In countries where the TB care systems are being restructured from a vertical to a horizontal system, it is critical to monitor HSD and be aware of its increase. The potential increase in the HSD from 2003 to 2008 observed in this study is concerning and the decline of HSD after 2008 might be attributed to the launch of contact investigation. Our results call for actions to improve the efficiency of TB diagnosis in the health care system and to increase the awareness of TB among physicians and the general public.

Keywords

  • Tuberculosis
  • Health system delay
  • Temporal pattern
  • Determinants

Background

Tuberculosis (TB) remains a major cause of morbidity and mortality among all communicable diseases in Taiwan [1]. Although the incidence and mortality of TB in Taiwan have been decreasing, the decline rate has slowed down in recent years [2, 3]. TB case finding in Taiwan mainly depends on the identification of symptomatic patients presenting themselves at health care facilities, supplemented by contact tracing and active screening in high risk groups. Because of the non-specific clinical manifestations of TB, health care workers might fail to identify patients with presumptive TB, resulting in substantial delay in the diagnosis and treatment of TB and an increased risk of transmission [4, 5].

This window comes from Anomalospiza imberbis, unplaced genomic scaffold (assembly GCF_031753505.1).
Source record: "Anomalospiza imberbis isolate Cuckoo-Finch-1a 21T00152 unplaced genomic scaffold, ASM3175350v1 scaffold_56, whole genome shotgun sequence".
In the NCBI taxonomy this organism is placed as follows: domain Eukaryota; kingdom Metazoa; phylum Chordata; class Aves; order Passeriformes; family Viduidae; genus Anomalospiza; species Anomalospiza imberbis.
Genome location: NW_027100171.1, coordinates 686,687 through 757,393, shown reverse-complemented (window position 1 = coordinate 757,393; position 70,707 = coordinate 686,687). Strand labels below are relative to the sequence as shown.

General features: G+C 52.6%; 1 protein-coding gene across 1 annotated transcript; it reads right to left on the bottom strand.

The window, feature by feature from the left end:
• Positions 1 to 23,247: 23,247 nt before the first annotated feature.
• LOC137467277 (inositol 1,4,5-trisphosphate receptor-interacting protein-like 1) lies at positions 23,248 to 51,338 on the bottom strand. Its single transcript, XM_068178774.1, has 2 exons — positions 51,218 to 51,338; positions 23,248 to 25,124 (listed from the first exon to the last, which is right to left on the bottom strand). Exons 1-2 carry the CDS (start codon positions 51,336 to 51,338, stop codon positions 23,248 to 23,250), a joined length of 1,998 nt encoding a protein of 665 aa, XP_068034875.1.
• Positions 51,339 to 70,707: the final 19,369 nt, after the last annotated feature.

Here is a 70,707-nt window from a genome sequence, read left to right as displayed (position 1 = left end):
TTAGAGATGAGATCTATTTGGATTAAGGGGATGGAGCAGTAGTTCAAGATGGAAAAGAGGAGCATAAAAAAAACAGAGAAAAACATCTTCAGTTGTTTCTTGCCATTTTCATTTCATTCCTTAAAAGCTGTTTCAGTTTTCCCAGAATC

Since the health sector reform in 2002, Taiwan has integrated the previous vertical TB control system into the general health care system [6]. With the phase out of the specialized TB care system and the declining TB incidence, it is likely that clinical workers become less familiar with the presentation of TB [7]. As a result, the interval from the initial medical consultation of a patient to the treatment of TB (health system delay, HSD) [8, 9] could have increased in Taiwan over the past years. Meanwhile, if the general health care system is not efficient in promptly identifying patients with TB, the patients might need to make repeated visits within the health care system for a prolonged period before being diagnosed with TB [10]. Using a cohort of new TB patients, we investigated the temporal pattern of HSD and its determinants in Taiwan between 2003 and 2010.